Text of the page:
Cal Poly Mechanical Engineering Professor Who Inspired NASA Astronaut Wins CSU Faculty Award

James LoCascio is among 23 California State University faculty members honored by Chancellor’s Office for innovation and leadership in the classroom that improves student success

SAN LUIS OBISPO — James LoCascio’s father, an immigrant from Sicily, worked three jobs to support his family in New York City – two in upholstery shops and one driving a taxi.

“When he retired from upholstery, he drove cabs full time until he had a stroke when he was 80 years old,” said LoCascio, an assistant professor of mechanical engineering.

Despite his lifetime of work, the elder LoCascio always wanted a better life for his children, telling his son and daughter they would eventually go to college so they would not have to work as hard as he did.

“My background has always made me aware of what it means to be a first-generation mechanical engineering student,” LoCascio said. “This has helped me bond especially with my first-generation Hispanic students. It always amazes me, the change in attitude when my first-generation students realize I was also a first-generation student.”

LoCascio’s impact on students was just part of the reason he was recently honored with the California State University Faculty Innovation and Leadership Award (FILA). The award, presented to one person from each of the 23 CSU campuses, acknowledges faculty who have demonstrated leadership at the program, department, school, college or university level to improve student success and outcomes in courses with traditionally low success rates or persistent equity gaps.

The award includes $5,000 for each recipient and $10,000 for their department.

LoCascio’s impact through the years is well known.

“As I meet with engineering alumni, so many of them tell me that their classes with Professor LoCascio had a profound impact on their lives,” said College of Engineering Dean Amy S. Fleischer. “He has a lasting legacy through his students.”

When LoCascio started his Cal Poly career in 1981, then-Gov. Jerry Brown advocated for minimal state government, saying public employees were partly compensated by “psychic income” — or the fulfillment you get from the job.

“For years, I would joke with my colleagues about working for psychic pay,” LoCascio said. “In fact, I have an email folder, ‘Psychic Pay.’ This is where I put emails that I have received from former students over the years.”

Some of that feedback has come from NASA astronaut Victor Glover — who LoCascio calls his “Million Dollar Psychic Check.”

Glover, slated to travel to the International Space Station in a high-profile mission, is a former LoCascio student, who offered comments in favor of his former teacher’s nomination. Glover is training for Crew-1, the first post-certification mission of SpaceX’s Crew Dragon spacecraft — the second crewed flight for that vehicle — and a long duration mission aboard the International Space Station.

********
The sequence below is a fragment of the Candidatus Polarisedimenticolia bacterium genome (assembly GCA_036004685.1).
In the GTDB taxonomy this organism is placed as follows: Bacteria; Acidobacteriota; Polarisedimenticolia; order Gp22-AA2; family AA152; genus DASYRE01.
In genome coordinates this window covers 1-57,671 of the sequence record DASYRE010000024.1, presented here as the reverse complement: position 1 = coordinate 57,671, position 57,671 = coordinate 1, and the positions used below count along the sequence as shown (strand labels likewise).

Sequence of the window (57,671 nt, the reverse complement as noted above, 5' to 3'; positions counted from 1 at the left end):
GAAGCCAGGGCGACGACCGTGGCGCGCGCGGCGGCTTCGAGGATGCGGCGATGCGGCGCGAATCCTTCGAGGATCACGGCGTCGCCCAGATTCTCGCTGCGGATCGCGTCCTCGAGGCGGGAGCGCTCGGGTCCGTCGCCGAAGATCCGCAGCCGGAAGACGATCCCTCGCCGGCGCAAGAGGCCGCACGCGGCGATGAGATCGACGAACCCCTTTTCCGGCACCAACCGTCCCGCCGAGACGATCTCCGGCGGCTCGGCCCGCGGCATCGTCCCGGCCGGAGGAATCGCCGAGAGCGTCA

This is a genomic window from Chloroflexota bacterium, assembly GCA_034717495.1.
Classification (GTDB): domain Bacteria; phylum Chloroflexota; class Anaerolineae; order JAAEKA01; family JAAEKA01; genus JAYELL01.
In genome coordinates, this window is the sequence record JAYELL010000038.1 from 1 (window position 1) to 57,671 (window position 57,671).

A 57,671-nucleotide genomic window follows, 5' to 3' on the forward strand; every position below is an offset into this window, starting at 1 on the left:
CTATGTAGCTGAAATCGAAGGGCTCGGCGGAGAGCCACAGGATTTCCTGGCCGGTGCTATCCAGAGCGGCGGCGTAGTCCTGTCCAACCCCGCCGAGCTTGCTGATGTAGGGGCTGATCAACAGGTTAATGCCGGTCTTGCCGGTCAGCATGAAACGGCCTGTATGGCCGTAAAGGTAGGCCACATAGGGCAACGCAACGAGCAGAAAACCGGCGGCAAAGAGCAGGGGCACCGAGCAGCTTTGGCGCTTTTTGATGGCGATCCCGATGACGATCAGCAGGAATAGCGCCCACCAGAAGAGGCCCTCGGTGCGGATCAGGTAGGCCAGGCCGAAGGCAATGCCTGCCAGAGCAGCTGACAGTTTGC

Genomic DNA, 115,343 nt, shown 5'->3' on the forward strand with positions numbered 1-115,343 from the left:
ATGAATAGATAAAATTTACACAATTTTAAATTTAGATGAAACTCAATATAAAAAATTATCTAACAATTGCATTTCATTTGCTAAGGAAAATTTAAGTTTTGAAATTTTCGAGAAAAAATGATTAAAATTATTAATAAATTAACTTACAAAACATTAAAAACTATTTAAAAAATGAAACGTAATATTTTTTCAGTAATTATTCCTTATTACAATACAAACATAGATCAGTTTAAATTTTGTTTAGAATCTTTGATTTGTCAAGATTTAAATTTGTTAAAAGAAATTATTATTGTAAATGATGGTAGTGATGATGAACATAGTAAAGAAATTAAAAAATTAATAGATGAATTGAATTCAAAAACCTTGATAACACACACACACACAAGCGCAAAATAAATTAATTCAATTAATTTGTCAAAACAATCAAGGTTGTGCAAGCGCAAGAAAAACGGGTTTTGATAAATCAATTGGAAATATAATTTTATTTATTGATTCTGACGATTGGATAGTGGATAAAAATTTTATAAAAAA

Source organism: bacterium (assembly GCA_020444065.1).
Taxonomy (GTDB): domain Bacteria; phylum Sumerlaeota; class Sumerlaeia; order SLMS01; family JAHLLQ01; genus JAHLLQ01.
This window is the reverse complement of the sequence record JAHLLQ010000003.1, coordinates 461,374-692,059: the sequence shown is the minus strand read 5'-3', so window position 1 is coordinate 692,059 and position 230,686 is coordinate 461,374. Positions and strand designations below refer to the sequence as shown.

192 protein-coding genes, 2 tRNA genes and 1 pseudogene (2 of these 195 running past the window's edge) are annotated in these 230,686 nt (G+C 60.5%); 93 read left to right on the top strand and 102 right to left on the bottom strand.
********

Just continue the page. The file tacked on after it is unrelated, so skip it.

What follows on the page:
Even though he initially failed LoCascio’s fluid mechanics class, with his professor’s help, Glover took it again and earned an A.

“Jim’s belief in me helped me to believe in myself and was evinced in my grades and, most important, my effort since then,” he wrote.

In turn, LoCascio uses Glover’s story to inspire other students.

LoCascio has helped other CSU programs, and he does outreach to help younger students get excited about STEM, or science, technology, engineering and math, education. His dedication to helping his other family — those in the engineering field — traces back to his upbringing and his father, the cab driver who began working at age 7.

His father, a union man who became a U.S. citizen at age 36 in 1942, always read three newspapers a day, LoCascio said. And today that memory has an impact on LoCascio’s students.

“For years now, I regularly email my students articles from the New York Times on a variety of topics, including, but not limited to, engineering ethics, energy, engineering innovation, energy policy and relevant obituaries,” he said. “You would be surprised the impact this has had on my students.”

In the photo at top, Cal Poly Mechanical Engineering Assistant Professor James LoCascio, seen here with a 7-foot statue of Thomas Edison at Thomas Edison National Historical Park in New Jersey, received the California State University Faculty Innovation and Leadership Award. It honors faculty at each of the 23 CSU campuses across the state who have demonstrated leadership at the program, department, school, college or university level to improve student success and outcomes in courses with traditionally low success rates or persistent equity gaps.

Contact: Pat Pemberton
(805) 756-7402, (805) 235-0555; ppembert@calpoly.edu

September 5, 2019

#  #  #

Related Content